Econ Exposed



The more the state of Florida becomes populated, the more valuable places like this become.
 
At the April Heroes On The Water event my friend Tammy Wilson said we should do an Econlockhatchee (go ahead, it’s pronounced just like the spelling) paddle soon. Soon just doesn’t come quick enough sometimes so we found our first free Sunday and went for it. That ended up being a mere two weeks. I shouted out to some friends to get a group to go and one of them was Capt John Kumiski. John was busy but fortunately he lives nearby and offered to shuttle us. This is a HUGE help because this is a one way trip so you drop your gear off at Point A and drive all the cars to Point B while someone waits with the gear. From there you drive one car back with everyone in it and then when the trip is over, you end up at all the vehicles but still have to go back and get the shuttle vehicle. John made life a bit easier this day. His limo service was well appreciated.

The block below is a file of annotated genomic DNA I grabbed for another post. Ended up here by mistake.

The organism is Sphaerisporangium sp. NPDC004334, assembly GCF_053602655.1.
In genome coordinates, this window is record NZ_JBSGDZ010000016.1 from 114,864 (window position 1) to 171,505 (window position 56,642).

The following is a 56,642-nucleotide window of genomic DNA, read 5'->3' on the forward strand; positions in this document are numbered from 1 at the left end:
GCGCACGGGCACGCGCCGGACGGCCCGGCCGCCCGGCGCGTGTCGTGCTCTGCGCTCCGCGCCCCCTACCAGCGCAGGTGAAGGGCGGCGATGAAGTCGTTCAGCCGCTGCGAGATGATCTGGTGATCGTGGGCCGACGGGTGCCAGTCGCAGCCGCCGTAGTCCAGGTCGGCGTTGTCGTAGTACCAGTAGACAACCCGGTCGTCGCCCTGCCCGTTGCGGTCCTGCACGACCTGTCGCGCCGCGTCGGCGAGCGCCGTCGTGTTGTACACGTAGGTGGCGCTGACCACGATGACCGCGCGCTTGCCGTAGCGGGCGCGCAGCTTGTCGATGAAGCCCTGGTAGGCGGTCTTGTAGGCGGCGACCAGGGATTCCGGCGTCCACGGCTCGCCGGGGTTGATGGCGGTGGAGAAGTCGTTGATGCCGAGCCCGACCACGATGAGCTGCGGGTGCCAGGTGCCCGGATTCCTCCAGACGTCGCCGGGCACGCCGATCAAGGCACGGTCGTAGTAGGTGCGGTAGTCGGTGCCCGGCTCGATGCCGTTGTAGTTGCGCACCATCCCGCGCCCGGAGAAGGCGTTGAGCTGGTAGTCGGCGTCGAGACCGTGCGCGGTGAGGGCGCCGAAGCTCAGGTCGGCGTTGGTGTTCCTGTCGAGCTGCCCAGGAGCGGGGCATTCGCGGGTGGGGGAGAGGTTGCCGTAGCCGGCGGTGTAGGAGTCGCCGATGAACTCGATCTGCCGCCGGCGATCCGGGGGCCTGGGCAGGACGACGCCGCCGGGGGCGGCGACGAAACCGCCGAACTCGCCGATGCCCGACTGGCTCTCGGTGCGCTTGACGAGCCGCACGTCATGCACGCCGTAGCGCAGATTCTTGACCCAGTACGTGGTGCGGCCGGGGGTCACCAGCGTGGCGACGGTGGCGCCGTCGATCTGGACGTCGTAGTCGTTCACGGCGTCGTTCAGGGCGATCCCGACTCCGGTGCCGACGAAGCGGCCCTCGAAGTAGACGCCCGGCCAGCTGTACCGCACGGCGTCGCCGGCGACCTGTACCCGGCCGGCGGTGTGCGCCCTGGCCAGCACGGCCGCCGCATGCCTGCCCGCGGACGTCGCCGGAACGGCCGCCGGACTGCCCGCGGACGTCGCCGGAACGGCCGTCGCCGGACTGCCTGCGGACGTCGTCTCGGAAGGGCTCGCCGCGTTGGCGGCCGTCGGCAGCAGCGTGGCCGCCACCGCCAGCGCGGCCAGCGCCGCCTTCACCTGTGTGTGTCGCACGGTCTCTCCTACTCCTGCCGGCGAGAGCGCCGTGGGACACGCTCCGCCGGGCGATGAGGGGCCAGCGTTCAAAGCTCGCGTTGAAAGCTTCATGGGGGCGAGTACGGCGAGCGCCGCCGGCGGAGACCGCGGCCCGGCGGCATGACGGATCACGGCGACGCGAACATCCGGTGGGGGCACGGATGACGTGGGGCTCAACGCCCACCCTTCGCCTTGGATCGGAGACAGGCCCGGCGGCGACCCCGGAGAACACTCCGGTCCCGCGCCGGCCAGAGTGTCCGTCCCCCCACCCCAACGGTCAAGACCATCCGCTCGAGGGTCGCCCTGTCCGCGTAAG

Custom seats in John's Econ express shuttle.
 
The Econ is part of the St. John’s River and flows north. On this day it was very low. Low water levels can be great and they can be horrible. High waters can be great and they can…, never mind. Either way, it’s part of the adventure. Since childhood, my trip up the Econ is never complete without cold fried chicken and salt. Cold salted fried chicken is what we ate 30 years ago and it’s what I eat now to help embrace my younger years. Plus it’s awesome. Once loaded up, the seven of us slid into the fog covered water and got the trip started.


A morning launch is always the way to go with the sun peering through the trees.